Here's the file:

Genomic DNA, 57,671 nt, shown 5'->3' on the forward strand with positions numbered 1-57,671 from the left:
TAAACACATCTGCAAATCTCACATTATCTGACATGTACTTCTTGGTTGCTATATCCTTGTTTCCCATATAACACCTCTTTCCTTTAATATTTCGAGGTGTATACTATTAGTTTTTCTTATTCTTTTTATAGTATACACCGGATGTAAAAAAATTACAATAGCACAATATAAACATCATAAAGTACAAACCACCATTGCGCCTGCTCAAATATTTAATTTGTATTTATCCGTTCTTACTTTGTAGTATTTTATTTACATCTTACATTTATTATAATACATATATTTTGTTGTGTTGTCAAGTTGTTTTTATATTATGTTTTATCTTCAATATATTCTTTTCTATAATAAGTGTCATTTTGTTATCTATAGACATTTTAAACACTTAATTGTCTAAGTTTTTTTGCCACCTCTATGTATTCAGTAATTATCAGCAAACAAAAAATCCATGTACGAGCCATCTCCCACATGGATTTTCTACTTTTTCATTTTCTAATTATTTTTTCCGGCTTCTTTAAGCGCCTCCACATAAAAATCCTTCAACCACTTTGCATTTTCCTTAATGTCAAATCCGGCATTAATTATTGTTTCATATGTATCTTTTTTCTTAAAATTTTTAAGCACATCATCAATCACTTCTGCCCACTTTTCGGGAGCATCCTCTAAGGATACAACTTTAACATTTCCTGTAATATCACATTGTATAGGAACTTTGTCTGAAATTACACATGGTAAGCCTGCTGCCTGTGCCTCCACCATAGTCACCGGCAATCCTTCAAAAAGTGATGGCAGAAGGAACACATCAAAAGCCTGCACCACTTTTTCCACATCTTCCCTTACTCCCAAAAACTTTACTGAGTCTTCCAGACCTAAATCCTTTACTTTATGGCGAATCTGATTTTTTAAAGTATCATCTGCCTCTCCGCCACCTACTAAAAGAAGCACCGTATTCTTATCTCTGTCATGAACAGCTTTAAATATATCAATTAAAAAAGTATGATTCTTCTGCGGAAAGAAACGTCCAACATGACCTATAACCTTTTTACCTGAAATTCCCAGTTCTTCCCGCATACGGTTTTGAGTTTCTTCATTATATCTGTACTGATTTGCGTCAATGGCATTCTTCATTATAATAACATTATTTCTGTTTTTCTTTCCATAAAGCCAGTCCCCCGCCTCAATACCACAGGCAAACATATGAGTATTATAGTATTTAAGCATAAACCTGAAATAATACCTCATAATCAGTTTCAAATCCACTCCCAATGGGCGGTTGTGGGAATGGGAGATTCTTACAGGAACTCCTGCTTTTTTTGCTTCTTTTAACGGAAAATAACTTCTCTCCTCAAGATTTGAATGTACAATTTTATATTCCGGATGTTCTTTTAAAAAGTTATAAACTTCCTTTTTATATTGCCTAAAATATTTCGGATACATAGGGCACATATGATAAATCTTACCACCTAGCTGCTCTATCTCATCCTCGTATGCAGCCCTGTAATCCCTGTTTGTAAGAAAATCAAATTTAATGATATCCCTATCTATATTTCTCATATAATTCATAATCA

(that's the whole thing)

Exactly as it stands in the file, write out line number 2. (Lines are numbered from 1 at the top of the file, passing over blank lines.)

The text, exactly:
TAAACACATCTGCAAATCTCACATTATCTGACATGTACTTCTTGGTTGCTATATCCTTGTTTCCCATATAACACCTCTTTCCTTTAATATTTCGAGGTGTATACTATTAGTTTTTCTTATTCTTTTTATAGTATACACCGGATGTAAAAAAATTACAATAGCACAATATAAACATCATAAAGTACAAACCACCATTGCGCCTGCTCAAATATTTAATTTGTATTTATCCGTTCTTACTTTGTAGTATTTTATTTACATCTTACATTTATTATAATACATATATTTTGTTGTGTTGTCAAGTTGTTTTTATATTATGTTTTATCTTCAATATATTCTTTTCTATAATAAGTGTCATTTTGTTATCTATAGACATTTTAAACACTTAATTGTCTAAGTTTTTTTGCCACCTCTATGTATTCAGTAATTATCAGCAAACAAAAAATCCATGTACGAGCCATCTCCCACATGGATTTTCTACTTTTTCATTTTCTAATTATTTTTTCCGGCTTCTTTAAGCGCCTCCACATAAAAATCCTTCAACCACTTTGCATTTTCCTTAATGTCAAATCCGGCATTAATTATTGTTTCATATGTATCTTTTTTCTTAAAATTTTTAAGCACATCATCAATCACTTCTGCCCACTTTTCGGGAGCATCCTCTAAGGATACAACTTTAACATTTCCTGTAATATCACATTGTATAGGAACTTTGTCTGAAATTACACATGGTAAGCCTGCTGCCTGTGCCTCCACCATAGTCACCGGCAATCCTTCAAAAAGTGATGGCAGAAGGAACACATCAAAAGCCTGCACCACTTTTTCCACATCTTCCCTTACTCCCAAAAACTTTACTGAGTCTTCCAGACCTAAATCCTTTACTTTATGGCGAATCTGATTTTTTAAAGTATCATCTGCCTCTCCGCCACCTACTAAAAGAAGCACCGTATTCTTATCTCTGTCATGAACAGCTTTAAATATATCAATTAAAAAAGTATGATTCTTCTGCGGAAAGAAACGTCCAACATGACCTATAACCTTTTTACCTGAAATTCCCAGTTCTTCCCGCATACGGTTTTGAGTTTCTTCATTATATCTGTACTGATTTGCGTCAATGGCATTCTTCATTATAATAACATTATTTCTGTTTTTCTTTCCATAAAGCCAGTCCCCCGCCTCAATACCACAGGCAAACATATGAGTATTATAGTATTTAAGCATAAACCTGAAATAATACCTCATAATCAGTTTCAAATCCACTCCCAATGGGCGGTTGTGGGAATGGGAGATTCTTACAGGAACTCCTGCTTTTTTTGCTTCTTTTAACGGAAAATAACTTCTCTCCTCAAGATTTGAATGTACAATTTTATATTCCGGATGTTCTTTTAAAAAGTTATAAACTTCCTTTTTATATTGCCTAAAATATTTCGGATACATAGGGCACATATGATAAATCTTACCACCTAGCTGCTCTATCTCATCCTCGTATGCAGCCCTGTAATCCCTGTTTGTAAGAAAATCAAATTTAATGATATCCCTATCTATATTTCTCATATAATTCATAATCA